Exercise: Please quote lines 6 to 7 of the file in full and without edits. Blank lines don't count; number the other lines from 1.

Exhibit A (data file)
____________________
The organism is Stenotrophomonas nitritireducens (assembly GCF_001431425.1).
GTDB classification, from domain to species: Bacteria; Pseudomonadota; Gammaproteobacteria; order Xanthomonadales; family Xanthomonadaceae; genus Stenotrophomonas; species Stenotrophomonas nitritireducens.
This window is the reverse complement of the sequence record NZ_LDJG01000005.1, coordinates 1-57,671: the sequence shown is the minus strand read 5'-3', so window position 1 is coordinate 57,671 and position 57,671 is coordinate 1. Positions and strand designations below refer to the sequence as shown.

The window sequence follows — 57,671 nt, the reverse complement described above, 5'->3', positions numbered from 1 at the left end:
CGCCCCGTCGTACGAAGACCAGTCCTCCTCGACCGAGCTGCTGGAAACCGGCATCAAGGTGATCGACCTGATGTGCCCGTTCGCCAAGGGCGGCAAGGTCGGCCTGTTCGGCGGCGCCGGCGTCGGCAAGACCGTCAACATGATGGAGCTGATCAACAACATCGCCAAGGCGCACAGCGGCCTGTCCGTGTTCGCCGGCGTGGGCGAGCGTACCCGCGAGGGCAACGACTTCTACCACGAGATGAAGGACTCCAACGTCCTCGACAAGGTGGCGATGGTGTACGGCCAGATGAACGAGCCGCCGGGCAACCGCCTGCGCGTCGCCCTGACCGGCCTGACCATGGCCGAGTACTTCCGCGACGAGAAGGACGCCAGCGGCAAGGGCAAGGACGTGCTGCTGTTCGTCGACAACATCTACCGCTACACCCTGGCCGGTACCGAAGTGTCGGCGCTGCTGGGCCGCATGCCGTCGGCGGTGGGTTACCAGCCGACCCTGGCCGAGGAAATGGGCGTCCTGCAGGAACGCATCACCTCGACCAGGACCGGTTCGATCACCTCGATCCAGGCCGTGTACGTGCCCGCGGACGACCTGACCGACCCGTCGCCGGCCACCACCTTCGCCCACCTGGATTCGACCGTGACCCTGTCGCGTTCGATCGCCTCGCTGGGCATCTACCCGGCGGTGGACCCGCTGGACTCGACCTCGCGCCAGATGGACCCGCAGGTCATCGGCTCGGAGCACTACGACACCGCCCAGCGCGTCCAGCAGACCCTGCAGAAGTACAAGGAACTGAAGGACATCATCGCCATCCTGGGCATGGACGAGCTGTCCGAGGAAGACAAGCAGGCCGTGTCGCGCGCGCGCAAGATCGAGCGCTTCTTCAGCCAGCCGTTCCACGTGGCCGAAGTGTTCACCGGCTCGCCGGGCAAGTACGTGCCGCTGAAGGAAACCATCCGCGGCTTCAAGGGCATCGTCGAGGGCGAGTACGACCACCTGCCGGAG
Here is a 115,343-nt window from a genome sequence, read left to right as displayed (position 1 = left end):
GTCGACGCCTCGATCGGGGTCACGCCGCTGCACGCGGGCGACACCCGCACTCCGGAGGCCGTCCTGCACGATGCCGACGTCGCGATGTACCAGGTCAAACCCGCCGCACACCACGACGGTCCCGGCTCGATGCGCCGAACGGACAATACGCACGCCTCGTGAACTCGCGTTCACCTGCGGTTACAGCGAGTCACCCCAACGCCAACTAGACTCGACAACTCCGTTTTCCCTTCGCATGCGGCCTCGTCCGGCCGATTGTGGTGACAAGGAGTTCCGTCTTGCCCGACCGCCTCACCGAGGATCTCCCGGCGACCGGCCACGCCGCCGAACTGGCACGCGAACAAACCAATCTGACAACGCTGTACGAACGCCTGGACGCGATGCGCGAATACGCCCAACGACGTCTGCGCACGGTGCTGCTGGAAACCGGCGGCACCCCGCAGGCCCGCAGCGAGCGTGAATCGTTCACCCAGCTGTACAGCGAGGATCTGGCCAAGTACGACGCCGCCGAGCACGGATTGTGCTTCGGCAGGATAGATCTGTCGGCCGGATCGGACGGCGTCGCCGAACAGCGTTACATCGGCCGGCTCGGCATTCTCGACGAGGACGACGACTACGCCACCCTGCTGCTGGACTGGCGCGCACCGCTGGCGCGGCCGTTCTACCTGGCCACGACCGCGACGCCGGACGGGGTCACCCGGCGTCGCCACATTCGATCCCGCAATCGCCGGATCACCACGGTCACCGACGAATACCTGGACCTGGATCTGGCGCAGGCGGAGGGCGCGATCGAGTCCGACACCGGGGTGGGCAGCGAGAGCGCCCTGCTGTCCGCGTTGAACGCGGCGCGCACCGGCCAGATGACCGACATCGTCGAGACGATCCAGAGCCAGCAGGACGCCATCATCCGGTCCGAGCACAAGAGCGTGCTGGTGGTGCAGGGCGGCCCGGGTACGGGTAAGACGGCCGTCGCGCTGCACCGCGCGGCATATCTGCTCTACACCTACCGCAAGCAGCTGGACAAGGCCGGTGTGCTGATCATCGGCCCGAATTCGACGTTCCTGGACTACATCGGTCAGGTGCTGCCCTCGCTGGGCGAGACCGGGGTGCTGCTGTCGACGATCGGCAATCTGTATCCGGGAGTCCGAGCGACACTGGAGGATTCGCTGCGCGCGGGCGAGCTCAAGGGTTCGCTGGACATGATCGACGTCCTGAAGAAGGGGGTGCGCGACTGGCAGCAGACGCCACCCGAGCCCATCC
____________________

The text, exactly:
Here is a 115,343-nt window from a genome sequence, read left to right as displayed (position 1 = left end):
GTCGACGCCTCGATCGGGGTCACGCCGCTGCACGCGGGCGACACCCGCACTCCGGAGGCCGTCCTGCACGATGCCGACGTCGCGATGTACCAGGTCAAACCCGCCGCACACCACGACGGTCCCGGCTCGATGCGCCGAACGGACAATACGCACGCCTCGTGAACTCGCGTTCACCTGCGGTTACAGCGAGTCACCCCAACGCCAACTAGACTCGACAACTCCGTTTTCCCTTCGCATGCGGCCTCGTCCGGCCGATTGTGGTGACAAGGAGTTCCGTCTTGCCCGACCGCCTCACCGAGGATCTCCCGGCGACCGGCCACGCCGCCGAACTGGCACGCGAACAAACCAATCTGACAACGCTGTACGAACGCCTGGACGCGATGCGCGAATACGCCCAACGACGTCTGCGCACGGTGCTGCTGGAAACCGGCGGCACCCCGCAGGCCCGCAGCGAGCGTGAATCGTTCACCCAGCTGTACAGCGAGGATCTGGCCAAGTACGACGCCGCCGAGCACGGATTGTGCTTCGGCAGGATAGATCTGTCGGCCGGATCGGACGGCGTCGCCGAACAGCGTTACATCGGCCGGCTCGGCATTCTCGACGAGGACGACGACTACGCCACCCTGCTGCTGGACTGGCGCGCACCGCTGGCGCGGCCGTTCTACCTGGCCACGACCGCGACGCCGGACGGGGTCACCCGGCGTCGCCACATTCGATCCCGCAATCGCCGGATCACCACGGTCACCGACGAATACCTGGACCTGGATCTGGCGCAGGCGGAGGGCGCGATCGAGTCCGACACCGGGGTGGGCAGCGAGAGCGCCCTGCTGTCCGCGTTGAACGCGGCGCGCACCGGCCAGATGACCGACATCGTCGAGACGATCCAGAGCCAGCAGGACGCCATCATCCGGTCCGAGCACAAGAGCGTGCTGGTGGTGCAGGGCGGCCCGGGTACGGGTAAGACGGCCGTCGCGCTGCACCGCGCGGCATATCTGCTCTACACCTACCGCAAGCAGCTGGACAAGGCCGGTGTGCTGATCATCGGCCCGAATTCGACGTTCCTGGACTACATCGGTCAGGTGCTGCCCTCGCTGGGCGAGACCGGGGTGCTGCTGTCGACGATCGGCAATCTGTATCCGGGAGTCCGAGCGACACTGGAGGATTCGCTGCGCGCGGGCGAGCTCAAGGGTTCGCTGGACATGATCGACGTCCTGAAGAAGGGGGTGCGCGACTGGCAGCAGACGCCACCCGAGCCCATCC